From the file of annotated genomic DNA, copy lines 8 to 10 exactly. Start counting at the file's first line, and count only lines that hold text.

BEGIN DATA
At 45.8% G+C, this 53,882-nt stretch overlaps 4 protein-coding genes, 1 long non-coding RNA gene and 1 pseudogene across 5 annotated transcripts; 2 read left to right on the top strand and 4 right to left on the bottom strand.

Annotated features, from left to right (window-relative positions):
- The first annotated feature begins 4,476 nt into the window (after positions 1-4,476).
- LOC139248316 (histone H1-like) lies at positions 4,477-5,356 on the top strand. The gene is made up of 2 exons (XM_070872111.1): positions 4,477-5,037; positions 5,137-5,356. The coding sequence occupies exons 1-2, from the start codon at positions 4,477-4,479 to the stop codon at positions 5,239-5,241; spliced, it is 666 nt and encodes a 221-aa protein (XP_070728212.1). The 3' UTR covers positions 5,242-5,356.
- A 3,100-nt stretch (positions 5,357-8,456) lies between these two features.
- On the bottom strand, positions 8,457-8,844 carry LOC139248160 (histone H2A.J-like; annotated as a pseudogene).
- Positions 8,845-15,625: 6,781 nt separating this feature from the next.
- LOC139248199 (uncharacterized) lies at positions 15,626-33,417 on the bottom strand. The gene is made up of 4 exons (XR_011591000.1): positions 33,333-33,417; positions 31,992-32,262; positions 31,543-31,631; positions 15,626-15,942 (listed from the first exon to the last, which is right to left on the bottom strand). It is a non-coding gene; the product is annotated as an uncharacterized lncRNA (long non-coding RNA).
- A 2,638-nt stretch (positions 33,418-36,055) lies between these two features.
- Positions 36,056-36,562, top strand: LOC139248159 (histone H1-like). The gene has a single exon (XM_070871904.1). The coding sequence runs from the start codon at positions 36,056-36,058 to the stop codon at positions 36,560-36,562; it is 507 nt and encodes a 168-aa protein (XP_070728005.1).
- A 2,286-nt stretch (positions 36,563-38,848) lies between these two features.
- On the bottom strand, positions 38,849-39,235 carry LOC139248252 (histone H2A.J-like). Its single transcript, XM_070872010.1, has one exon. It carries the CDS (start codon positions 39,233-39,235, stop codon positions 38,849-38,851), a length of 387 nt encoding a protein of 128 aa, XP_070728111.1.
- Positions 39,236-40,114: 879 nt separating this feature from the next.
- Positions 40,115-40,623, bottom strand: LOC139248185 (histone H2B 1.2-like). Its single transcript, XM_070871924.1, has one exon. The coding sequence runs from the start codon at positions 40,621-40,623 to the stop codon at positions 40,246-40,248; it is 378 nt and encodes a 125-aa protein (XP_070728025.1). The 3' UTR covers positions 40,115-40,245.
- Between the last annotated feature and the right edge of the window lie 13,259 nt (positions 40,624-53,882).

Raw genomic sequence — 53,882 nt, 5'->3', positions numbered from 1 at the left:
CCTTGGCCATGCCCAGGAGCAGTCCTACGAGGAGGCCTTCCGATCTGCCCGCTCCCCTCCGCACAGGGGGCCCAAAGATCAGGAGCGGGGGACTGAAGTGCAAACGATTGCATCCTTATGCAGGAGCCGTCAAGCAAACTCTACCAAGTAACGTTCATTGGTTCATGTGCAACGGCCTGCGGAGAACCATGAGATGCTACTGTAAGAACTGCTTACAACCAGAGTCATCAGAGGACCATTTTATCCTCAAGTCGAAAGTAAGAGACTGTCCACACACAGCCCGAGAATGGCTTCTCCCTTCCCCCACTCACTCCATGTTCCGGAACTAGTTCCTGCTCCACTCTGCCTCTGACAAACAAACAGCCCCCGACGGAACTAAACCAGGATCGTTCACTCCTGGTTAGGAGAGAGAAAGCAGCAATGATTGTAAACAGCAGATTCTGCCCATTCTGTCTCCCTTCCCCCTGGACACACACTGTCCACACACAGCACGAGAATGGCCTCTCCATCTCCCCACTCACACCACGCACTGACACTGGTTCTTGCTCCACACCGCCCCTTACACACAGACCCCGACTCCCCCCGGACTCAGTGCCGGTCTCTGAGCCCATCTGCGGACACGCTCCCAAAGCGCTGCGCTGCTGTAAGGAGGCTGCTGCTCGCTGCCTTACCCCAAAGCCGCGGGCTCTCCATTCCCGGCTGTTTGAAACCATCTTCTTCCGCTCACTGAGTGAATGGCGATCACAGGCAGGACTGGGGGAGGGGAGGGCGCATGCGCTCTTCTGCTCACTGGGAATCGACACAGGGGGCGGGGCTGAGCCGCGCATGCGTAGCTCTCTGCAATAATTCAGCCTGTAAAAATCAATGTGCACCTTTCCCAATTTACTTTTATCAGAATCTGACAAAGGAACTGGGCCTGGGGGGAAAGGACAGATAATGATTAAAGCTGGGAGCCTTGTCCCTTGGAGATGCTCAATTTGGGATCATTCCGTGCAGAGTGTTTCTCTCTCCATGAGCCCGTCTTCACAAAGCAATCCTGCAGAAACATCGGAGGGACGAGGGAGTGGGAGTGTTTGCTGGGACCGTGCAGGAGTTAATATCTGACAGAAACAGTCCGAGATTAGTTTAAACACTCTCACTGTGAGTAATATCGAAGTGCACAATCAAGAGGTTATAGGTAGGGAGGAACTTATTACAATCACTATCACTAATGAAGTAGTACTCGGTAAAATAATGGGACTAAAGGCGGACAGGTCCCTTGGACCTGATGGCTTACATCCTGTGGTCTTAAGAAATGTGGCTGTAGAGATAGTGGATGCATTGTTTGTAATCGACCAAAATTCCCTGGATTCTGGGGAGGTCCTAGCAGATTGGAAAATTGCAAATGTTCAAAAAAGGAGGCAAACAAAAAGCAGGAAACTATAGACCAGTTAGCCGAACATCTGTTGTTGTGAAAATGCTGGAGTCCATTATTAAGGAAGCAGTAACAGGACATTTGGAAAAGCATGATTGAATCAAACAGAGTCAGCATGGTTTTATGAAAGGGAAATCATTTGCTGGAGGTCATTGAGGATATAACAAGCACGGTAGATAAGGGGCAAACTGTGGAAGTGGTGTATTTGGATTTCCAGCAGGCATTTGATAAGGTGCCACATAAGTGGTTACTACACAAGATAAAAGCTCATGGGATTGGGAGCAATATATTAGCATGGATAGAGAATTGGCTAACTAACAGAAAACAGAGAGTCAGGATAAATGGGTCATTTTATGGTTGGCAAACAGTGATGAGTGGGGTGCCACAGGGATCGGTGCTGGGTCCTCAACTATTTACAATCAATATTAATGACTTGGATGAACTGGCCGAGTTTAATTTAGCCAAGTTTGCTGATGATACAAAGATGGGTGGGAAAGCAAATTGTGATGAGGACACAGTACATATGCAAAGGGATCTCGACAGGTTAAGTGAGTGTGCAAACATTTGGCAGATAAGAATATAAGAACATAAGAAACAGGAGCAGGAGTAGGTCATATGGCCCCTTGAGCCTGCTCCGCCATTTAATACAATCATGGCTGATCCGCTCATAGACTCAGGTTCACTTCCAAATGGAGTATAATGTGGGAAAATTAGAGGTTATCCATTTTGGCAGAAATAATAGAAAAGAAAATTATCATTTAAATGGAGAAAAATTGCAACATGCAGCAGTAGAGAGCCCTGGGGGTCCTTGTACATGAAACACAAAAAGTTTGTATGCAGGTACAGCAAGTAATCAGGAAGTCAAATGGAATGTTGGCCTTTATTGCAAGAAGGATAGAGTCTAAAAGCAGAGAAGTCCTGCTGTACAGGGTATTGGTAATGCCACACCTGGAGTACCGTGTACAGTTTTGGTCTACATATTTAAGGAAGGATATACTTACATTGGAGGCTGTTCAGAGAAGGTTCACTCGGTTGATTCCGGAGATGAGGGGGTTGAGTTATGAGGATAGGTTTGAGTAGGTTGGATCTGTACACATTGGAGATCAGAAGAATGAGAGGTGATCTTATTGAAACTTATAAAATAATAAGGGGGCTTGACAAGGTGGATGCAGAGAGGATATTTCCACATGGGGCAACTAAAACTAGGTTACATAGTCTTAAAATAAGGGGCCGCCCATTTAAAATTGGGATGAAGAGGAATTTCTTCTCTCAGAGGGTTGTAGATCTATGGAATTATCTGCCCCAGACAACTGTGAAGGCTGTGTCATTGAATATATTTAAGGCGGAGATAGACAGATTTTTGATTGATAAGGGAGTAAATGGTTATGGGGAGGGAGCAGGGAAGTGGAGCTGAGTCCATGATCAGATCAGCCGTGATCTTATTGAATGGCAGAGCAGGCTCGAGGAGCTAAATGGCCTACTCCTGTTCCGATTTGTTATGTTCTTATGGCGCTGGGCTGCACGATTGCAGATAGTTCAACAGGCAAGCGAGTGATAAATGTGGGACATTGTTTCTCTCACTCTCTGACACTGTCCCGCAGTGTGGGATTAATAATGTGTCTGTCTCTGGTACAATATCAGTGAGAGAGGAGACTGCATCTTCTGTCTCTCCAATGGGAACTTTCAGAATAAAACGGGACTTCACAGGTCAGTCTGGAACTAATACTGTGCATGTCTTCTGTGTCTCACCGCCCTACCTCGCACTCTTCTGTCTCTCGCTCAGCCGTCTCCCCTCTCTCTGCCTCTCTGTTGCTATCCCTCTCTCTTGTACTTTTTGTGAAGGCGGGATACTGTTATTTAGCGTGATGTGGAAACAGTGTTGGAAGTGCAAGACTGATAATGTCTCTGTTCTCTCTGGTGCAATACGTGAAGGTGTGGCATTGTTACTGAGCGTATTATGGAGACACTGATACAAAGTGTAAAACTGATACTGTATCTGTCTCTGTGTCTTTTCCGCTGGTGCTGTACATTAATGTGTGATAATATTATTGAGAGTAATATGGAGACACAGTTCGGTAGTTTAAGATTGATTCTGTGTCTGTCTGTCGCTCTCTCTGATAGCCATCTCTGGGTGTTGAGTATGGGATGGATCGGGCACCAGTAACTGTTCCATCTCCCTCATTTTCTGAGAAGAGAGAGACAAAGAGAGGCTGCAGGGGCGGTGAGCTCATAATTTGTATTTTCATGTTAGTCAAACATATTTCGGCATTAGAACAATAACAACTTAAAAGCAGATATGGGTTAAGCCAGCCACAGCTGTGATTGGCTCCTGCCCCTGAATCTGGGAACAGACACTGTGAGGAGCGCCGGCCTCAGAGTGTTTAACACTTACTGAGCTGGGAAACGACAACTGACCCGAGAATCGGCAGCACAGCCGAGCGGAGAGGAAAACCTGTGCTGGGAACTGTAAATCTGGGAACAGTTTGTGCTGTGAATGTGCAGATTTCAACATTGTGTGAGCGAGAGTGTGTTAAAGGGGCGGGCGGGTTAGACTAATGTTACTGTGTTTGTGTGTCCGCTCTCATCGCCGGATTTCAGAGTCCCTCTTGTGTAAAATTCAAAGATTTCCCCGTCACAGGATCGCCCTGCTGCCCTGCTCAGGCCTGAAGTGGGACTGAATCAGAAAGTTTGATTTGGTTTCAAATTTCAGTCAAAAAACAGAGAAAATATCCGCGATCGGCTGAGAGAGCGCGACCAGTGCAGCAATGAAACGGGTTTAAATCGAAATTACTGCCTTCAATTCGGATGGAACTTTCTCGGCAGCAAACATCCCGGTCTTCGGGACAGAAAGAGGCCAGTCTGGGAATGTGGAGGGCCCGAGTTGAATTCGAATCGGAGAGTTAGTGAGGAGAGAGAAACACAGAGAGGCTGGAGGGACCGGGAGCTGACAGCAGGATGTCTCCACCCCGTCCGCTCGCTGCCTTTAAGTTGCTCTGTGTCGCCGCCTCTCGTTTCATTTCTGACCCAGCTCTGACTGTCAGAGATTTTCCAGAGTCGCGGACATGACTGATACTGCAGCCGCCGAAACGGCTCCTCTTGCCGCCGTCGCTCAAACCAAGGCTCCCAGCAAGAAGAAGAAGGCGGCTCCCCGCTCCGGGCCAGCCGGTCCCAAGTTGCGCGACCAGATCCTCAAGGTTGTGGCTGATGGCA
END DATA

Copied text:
- LOC139248199 (uncharacterized) lies at positions 15,626-33,417 on the bottom strand. The gene is made up of 4 exons (XR_011591000.1): positions 33,333-33,417; positions 31,992-32,262; positions 31,543-31,631; positions 15,626-15,942 (listed from the first exon to the last, which is right to left on the bottom strand). It is a non-coding gene; the product is annotated as an uncharacterized lncRNA (long non-coding RNA).
- A 2,638-nt stretch (positions 33,418-36,055) lies between these two features.
- Positions 36,056-36,562, top strand: LOC139248159 (histone H1-like). The gene has a single exon (XM_070871904.1). The coding sequence runs from the start codon at positions 36,056-36,058 to the stop codon at positions 36,560-36,562; it is 507 nt and encodes a 168-aa protein (XP_070728005.1).